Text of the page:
Secondly, building on these findings, an educational intervention was designed to explore to what extent mobile social media can be used and integrated into formal education more systematically. The research was carried out in the setting of a module focused on the development of analytical and research skills of nurses enrolled in a part-time Advanced Midwifery education programme. In this module, groups of learners were required to jointly develop a research proposal. In so doing, they were guided and supported by a lecturer in the form of group supervision and mentoring by means of a closed group on a social network site, which they accessed primarily through their mobile phones. A single case study involving systematic content analysis, and quantitative pre- and post-tests was performed to determine the effectiveness of this educational approach.

Results and Discussion*

Through the field study several grass-root mobile learning practices were identified: mobile phones were used to facilitate (1) authentic problem solving in work-based settings; (2) reflective practice regarding work experiences; (3) emotional support and belongingness within professional communities across university and work settings; (4) the realization of unpredictable teaching situations; and (5) life-long learning. For example, nurses reported that they were using Social Network Sites (which they accessed through their mobile phones) to discuss more complex patient cases, to reflect on these cases, and to provide emotional support in more difficult situations.  It was found that informal, grass-root mobile phone usage, and the convergence of mobile and social media in particular, changed learning environments and connected learners distributed across marginalized areas (Pimmer et al., in revision).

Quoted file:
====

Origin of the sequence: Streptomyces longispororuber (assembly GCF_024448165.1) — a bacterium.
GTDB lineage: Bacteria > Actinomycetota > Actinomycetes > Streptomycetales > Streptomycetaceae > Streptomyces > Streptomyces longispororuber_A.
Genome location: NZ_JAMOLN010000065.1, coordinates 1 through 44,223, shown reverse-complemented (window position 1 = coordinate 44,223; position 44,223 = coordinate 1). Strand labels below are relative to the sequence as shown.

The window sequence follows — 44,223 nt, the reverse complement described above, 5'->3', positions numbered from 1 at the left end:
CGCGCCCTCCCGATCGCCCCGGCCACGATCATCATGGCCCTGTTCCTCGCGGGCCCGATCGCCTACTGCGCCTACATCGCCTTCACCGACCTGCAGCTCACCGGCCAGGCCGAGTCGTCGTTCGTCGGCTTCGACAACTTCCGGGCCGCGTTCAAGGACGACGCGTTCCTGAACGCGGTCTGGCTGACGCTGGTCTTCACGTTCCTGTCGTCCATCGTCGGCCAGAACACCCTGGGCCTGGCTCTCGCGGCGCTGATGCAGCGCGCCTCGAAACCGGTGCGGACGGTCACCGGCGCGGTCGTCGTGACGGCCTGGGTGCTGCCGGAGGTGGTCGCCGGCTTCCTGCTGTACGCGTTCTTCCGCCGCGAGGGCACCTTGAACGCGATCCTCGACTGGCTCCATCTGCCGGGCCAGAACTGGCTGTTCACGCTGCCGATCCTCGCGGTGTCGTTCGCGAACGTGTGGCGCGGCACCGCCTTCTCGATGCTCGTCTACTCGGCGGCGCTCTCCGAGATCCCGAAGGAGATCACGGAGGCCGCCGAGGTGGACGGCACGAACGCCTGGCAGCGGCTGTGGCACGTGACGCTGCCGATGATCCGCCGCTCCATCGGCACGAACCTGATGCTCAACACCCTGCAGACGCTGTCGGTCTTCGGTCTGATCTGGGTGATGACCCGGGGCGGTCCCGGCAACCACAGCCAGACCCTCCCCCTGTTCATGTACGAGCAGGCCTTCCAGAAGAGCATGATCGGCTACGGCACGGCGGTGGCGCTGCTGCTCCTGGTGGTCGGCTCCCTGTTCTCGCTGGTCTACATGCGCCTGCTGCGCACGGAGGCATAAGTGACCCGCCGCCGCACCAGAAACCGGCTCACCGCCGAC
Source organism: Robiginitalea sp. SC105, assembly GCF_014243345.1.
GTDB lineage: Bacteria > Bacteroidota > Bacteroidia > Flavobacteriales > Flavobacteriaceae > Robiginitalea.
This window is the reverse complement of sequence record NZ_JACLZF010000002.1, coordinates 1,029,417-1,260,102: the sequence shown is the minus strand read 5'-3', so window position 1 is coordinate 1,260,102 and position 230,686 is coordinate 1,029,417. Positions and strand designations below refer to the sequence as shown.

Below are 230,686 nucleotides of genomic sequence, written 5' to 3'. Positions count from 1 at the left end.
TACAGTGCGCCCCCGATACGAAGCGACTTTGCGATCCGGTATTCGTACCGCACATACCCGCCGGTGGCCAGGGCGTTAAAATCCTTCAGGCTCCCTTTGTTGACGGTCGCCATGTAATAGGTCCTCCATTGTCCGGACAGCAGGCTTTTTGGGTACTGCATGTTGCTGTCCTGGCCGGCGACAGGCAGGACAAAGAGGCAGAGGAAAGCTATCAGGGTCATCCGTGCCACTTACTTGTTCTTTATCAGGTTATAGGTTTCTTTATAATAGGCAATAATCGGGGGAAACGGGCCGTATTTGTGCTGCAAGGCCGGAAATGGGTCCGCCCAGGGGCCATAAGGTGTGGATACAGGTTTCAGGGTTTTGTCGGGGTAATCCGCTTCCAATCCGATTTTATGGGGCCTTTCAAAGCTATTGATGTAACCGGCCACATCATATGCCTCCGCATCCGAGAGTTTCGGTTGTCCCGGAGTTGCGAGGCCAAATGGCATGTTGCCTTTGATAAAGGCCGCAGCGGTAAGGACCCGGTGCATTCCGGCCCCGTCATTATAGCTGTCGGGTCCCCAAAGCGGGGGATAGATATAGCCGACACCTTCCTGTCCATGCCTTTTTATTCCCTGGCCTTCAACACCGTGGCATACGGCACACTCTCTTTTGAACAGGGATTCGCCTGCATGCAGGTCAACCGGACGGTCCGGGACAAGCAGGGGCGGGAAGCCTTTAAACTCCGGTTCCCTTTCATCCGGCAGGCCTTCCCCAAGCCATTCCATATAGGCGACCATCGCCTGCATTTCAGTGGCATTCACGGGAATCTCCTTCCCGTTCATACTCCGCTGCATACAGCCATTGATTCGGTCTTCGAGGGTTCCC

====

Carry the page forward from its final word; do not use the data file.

By enriching groups of nurses (communities of inquiry and practice) with an element of systematic on-demand teaching, and by supporting them in the design of a research proposal which addressed questions and problems in their own work environments, the intervention focused and expanded on the themes 2, 3 and 4.